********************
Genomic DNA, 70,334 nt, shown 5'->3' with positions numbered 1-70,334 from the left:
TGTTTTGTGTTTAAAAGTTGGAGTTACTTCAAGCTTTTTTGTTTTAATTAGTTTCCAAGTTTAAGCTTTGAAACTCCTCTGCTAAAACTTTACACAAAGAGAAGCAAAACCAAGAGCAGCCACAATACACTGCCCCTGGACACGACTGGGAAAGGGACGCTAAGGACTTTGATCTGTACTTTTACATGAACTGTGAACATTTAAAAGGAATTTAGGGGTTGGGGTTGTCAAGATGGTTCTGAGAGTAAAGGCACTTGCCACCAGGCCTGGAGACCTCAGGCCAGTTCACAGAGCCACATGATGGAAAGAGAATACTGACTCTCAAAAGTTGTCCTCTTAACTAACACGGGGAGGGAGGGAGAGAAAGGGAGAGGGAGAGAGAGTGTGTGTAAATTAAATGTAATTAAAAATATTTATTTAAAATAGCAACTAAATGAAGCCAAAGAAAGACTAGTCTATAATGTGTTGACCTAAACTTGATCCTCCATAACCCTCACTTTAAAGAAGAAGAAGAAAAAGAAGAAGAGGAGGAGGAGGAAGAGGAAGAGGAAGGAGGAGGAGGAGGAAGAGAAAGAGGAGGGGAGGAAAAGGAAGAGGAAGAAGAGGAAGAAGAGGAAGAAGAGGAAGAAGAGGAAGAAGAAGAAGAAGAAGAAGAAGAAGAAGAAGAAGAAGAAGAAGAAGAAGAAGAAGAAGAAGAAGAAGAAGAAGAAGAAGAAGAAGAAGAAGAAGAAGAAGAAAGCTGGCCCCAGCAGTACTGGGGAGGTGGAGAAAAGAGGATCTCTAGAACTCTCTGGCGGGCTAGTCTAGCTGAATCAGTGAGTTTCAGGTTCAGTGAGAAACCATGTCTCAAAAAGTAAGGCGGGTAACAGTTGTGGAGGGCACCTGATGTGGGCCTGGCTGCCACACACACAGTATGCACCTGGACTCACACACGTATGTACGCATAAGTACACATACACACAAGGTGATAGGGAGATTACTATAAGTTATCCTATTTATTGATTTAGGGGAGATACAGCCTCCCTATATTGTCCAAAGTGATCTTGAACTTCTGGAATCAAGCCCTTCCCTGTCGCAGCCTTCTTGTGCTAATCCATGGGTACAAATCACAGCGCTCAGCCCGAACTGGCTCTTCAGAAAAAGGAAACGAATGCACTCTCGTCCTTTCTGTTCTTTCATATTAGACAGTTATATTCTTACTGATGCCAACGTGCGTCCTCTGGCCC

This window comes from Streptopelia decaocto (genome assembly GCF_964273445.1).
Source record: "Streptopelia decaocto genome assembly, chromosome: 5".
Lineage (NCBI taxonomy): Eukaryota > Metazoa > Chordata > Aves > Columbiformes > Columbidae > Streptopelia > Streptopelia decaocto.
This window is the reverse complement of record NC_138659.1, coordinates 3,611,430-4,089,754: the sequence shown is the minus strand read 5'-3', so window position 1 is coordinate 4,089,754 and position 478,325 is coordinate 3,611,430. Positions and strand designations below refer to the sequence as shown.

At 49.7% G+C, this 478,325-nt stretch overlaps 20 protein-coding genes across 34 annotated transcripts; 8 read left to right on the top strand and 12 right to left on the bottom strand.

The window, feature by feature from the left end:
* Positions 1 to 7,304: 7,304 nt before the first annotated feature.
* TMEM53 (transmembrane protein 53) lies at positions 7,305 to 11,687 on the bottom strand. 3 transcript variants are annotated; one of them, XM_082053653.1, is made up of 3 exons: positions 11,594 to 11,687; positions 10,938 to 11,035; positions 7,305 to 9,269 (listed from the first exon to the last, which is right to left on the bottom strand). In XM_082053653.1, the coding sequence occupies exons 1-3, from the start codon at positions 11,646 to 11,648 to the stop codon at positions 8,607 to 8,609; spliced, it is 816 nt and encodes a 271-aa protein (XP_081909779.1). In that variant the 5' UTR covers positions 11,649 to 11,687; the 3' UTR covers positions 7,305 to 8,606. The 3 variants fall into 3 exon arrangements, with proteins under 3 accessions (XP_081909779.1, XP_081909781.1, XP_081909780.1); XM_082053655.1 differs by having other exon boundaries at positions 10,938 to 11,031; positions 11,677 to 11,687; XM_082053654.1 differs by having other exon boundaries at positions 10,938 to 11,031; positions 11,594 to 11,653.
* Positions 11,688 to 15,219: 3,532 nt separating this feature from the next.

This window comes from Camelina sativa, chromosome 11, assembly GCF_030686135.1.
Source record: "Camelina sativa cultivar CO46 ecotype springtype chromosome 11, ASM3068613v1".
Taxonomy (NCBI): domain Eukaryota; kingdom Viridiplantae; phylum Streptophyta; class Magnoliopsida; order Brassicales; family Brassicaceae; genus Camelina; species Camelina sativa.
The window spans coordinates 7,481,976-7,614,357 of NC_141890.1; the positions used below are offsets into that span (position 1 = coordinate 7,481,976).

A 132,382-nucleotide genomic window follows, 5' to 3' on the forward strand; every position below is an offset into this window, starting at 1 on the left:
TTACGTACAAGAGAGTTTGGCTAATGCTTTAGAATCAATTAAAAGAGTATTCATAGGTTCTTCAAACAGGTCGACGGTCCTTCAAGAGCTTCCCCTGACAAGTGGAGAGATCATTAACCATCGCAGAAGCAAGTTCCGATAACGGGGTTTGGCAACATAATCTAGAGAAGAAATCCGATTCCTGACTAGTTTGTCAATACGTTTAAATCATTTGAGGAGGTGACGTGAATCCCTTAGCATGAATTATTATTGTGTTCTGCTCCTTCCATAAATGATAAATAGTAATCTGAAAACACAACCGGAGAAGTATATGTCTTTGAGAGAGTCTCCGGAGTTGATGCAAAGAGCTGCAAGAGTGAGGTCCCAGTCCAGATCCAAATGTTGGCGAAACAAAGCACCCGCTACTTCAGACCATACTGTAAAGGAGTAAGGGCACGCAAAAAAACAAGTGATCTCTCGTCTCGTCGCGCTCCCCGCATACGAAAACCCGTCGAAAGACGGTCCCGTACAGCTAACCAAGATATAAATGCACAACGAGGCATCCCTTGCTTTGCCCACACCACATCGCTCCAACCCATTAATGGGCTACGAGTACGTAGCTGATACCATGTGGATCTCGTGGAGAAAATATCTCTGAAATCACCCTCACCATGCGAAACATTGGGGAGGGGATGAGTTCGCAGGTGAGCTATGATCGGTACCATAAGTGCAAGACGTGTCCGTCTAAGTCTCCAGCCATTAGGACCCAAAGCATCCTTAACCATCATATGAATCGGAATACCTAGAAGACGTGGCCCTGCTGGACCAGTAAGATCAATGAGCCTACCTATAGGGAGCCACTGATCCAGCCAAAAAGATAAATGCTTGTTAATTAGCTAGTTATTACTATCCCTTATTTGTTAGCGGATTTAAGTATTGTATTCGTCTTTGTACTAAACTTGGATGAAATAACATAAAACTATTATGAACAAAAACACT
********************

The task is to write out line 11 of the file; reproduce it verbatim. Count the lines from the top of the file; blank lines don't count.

* Positions 11,688 to 15,219: 3,532 nt separating this feature from the next.